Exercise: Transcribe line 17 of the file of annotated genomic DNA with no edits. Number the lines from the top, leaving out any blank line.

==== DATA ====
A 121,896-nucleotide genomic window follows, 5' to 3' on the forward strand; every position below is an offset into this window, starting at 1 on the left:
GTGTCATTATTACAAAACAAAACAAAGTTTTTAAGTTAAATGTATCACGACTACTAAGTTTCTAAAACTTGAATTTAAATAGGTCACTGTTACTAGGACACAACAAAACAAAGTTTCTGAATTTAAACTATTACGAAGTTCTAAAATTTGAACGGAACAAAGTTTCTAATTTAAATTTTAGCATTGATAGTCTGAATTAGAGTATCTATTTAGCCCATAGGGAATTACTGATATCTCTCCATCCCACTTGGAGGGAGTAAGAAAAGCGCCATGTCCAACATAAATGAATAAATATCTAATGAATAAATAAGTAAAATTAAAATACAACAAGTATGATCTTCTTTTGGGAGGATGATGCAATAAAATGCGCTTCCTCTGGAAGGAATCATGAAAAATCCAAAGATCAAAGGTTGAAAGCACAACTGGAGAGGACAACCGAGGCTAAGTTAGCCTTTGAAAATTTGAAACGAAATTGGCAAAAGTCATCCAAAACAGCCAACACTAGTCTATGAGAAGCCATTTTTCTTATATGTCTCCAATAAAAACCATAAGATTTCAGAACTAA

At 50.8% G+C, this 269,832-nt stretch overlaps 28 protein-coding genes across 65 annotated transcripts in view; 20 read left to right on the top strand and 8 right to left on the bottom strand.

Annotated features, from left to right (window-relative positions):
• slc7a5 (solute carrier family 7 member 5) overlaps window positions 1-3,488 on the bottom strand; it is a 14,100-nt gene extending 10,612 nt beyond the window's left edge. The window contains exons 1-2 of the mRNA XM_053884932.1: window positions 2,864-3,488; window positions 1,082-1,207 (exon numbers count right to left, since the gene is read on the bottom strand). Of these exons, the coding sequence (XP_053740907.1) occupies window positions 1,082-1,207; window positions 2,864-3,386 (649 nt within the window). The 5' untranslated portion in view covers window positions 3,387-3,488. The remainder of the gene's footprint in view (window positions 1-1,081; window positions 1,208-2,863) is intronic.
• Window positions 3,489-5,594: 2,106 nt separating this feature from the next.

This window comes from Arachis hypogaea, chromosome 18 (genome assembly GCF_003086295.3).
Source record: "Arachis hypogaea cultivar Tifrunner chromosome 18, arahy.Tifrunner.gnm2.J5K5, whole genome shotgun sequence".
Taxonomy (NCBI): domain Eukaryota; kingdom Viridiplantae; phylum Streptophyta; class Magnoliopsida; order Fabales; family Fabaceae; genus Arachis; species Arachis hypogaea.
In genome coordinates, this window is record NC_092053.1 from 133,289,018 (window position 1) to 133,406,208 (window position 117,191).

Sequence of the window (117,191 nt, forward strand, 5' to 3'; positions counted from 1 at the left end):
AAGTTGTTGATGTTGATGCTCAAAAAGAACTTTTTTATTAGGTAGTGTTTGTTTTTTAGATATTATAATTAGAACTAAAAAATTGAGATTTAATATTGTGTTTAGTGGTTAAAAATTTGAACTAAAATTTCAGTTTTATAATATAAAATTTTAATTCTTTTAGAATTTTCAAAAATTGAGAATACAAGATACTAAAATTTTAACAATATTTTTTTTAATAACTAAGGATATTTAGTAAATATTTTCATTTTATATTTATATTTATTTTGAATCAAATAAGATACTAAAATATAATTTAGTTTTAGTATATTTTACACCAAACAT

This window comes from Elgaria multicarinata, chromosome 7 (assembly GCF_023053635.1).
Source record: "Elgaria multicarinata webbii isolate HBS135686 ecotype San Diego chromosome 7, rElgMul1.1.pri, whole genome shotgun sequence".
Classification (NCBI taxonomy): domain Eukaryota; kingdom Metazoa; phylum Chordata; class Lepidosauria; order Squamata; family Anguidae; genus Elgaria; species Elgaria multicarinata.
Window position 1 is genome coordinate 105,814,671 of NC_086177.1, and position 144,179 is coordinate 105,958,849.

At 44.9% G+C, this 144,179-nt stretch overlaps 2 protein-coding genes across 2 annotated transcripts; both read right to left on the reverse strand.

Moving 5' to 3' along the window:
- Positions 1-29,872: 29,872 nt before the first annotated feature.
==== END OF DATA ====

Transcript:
At 44.9% G+C, this 144,179-nt stretch overlaps 2 protein-coding genes across 2 annotated transcripts; both read right to left on the reverse strand.